He stood there for a second, unsure.
“Waitress, fifteen paces,” Halliday said, in an undertone.
He unslung his bag from his shoulder, deposited it on the red seat, and slid in beside it.
“What can I get ya?”
“Do you have Johnny Walker?”
Halliday nodded to himself quietly.
“Then… Then give me a full trucker’s breakfast.”
The waitress quirked an eyebrow. “You wanna eat now?”
“Not particularly,” he said. Then he turned to look at her. “Please. A full trucker’s breakfast.”
Halliday felt something spark in the air between the traveller and the waitress, and noted it carefully. Something he hadn’t heard about the kid’s type. Some knew information. The kid didn’t know it, but as the waitress nodded decisively, noted his order down, and turned away, Halliday already had new currency to play with.
Not that it would stop him taking the kid for as much as possible.
“I see you’ve figured out the symbolism side a’things,” he said, conversationally, as the waitress passed beyond earshot. “I did wonder from your outfit. It’s most of the way there, but…”
“I lost the hat and trench in a fire,” the kid said. “We have business, Mr Halliday. You have information for me. Please tell me.”
Halliday laughed. “I know your kind like to keep on moving,” he said, “but you did just order a meal. For politeness’ sake you’re going to want to eat it.”
“I’m not, Mr Halliday,” he said. “By the time it is cooked, I intend to be gone. The direction in which I will travel, I have yet to be told. So, please, skip the pleasantries. I don’t have time for them; I have to find McLeish.”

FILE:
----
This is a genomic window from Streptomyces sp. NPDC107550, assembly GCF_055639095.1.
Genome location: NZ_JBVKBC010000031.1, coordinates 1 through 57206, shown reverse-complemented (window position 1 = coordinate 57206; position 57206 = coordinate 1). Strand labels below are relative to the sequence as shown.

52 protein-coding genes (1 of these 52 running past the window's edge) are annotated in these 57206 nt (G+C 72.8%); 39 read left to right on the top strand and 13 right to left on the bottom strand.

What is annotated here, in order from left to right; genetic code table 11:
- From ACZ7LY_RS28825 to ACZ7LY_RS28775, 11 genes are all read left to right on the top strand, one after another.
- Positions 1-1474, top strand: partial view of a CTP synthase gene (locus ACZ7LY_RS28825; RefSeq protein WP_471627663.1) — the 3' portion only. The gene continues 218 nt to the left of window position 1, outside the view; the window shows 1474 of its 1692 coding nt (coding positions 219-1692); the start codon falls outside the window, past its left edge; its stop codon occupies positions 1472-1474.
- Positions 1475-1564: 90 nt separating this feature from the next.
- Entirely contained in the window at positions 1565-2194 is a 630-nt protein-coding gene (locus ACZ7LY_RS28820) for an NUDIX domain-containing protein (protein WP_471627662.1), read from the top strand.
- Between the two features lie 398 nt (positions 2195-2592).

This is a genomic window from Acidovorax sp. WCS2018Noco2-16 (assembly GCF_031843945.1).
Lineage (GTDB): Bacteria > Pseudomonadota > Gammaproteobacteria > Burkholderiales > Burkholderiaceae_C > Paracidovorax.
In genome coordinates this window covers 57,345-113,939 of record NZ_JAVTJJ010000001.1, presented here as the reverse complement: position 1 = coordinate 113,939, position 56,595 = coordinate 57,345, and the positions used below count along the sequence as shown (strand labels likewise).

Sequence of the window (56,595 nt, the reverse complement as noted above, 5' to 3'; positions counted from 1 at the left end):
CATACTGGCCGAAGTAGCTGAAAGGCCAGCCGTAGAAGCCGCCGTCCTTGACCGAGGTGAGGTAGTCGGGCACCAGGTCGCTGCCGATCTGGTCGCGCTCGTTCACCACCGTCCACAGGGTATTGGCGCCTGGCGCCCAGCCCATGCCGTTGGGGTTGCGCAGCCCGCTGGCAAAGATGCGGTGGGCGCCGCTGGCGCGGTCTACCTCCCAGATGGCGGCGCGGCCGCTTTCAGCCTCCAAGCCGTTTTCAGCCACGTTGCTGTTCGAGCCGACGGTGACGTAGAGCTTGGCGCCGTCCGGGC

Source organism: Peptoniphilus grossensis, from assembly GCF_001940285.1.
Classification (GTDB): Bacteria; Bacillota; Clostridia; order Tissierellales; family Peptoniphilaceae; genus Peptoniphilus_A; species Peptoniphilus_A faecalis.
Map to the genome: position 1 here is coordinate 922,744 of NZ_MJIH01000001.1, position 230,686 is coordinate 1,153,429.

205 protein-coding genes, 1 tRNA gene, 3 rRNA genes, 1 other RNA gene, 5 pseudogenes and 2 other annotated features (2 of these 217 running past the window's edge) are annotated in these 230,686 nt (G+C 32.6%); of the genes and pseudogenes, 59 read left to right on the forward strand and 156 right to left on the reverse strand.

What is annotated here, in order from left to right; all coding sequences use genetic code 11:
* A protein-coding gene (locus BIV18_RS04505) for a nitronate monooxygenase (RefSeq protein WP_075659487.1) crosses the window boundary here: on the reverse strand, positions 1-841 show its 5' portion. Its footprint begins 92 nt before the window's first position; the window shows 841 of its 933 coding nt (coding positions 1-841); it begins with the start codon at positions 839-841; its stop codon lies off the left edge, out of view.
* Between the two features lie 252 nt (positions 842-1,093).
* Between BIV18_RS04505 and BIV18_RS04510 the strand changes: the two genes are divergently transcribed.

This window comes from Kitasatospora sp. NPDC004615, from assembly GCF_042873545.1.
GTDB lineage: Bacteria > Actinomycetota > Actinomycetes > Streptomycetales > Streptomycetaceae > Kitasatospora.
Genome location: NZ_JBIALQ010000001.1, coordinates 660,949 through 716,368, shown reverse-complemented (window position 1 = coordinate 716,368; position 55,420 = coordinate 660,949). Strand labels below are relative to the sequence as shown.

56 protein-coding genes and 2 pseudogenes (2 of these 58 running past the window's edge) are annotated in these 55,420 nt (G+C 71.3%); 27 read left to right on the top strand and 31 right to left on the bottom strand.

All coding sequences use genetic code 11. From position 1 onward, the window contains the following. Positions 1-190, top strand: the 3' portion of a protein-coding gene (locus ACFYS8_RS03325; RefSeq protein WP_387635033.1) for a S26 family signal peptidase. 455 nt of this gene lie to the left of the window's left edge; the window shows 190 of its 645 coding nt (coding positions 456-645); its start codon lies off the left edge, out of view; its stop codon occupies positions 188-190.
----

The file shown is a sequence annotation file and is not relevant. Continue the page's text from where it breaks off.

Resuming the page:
Halliday shrugged. “You got the payment, then?”
The kid’s hand disappeared below the table level. It returned, holding a three-inch black blade.
“One British commando blade, circa World War II, melted down and reforged by hand, quenched in the blood of a stillborn baby. It’s not quite it’s old shape, I’m afraid; I’m not much with a forge.”
Halliday’s eyes went wide. “You forged it yourself?”
“I didn’t have time to find a smith who’d be willing to quench it as you wanted,” the kid said.
“I told you to take your time,” Halliday said. “And to call me when you were ready.”
“I’m well aware you had time,” the kid said. “I didn’t.”
“I think I can see why you’re this good at it this early,” Halliday said, smiling. “Well, you’ve got the merchandise, so here it is. McLeish caught a plane to Baltimore two days ago, just before I called you. Now, I know what he went for, and I’ve been watching the news; and if he’s done it then the Sleepers got to the scene before the news crew. He’ll still be there.”
“What did he go for?”
“Why d’you wanna know?”
“It may help me find him,” the kid said. “Plus that way I’ll find out if he’s left soon after he does.”
Halliday shrugged. “I guess the terms of our deal could be seen as including that information,” he said. “So I’ll throw it in. He’s looking to steal the jawbone – and possibly the rest of the skull, I forget – of Edgar Allan Poe.”
Halliday shrugged. “He’s already got Clark Ashton Smith’s. Maybe it’s a whim. Maybe he’s got a use for it. I’m betting the latter. The grave’s located at the Westminster Burying Ground, as an FYI.”
The kid nodded. “Thank you, Mr Halliday. I don’t need to point out that if this is a lie I’ll hunt you down as soon as I’m finished with McLeish, do I?”
“I took it as read. The knife?”
The kid slid it across the table, picked up his duffel bag, and slapped a note on the table. “For the waitress,” he said. “For the food.” Halliday nodded.
“Baltimore by midnight, son?”
And the kid walked out.
Halliday looked at the money for a long moment, pocketed it, picked up the knife and tucked it away in his jacket. He finished his coffee, walked out of the diner, climbed into his Buick, and drove away.
Tom Lynch | profile | Aug 10, 02 | 3:58 pm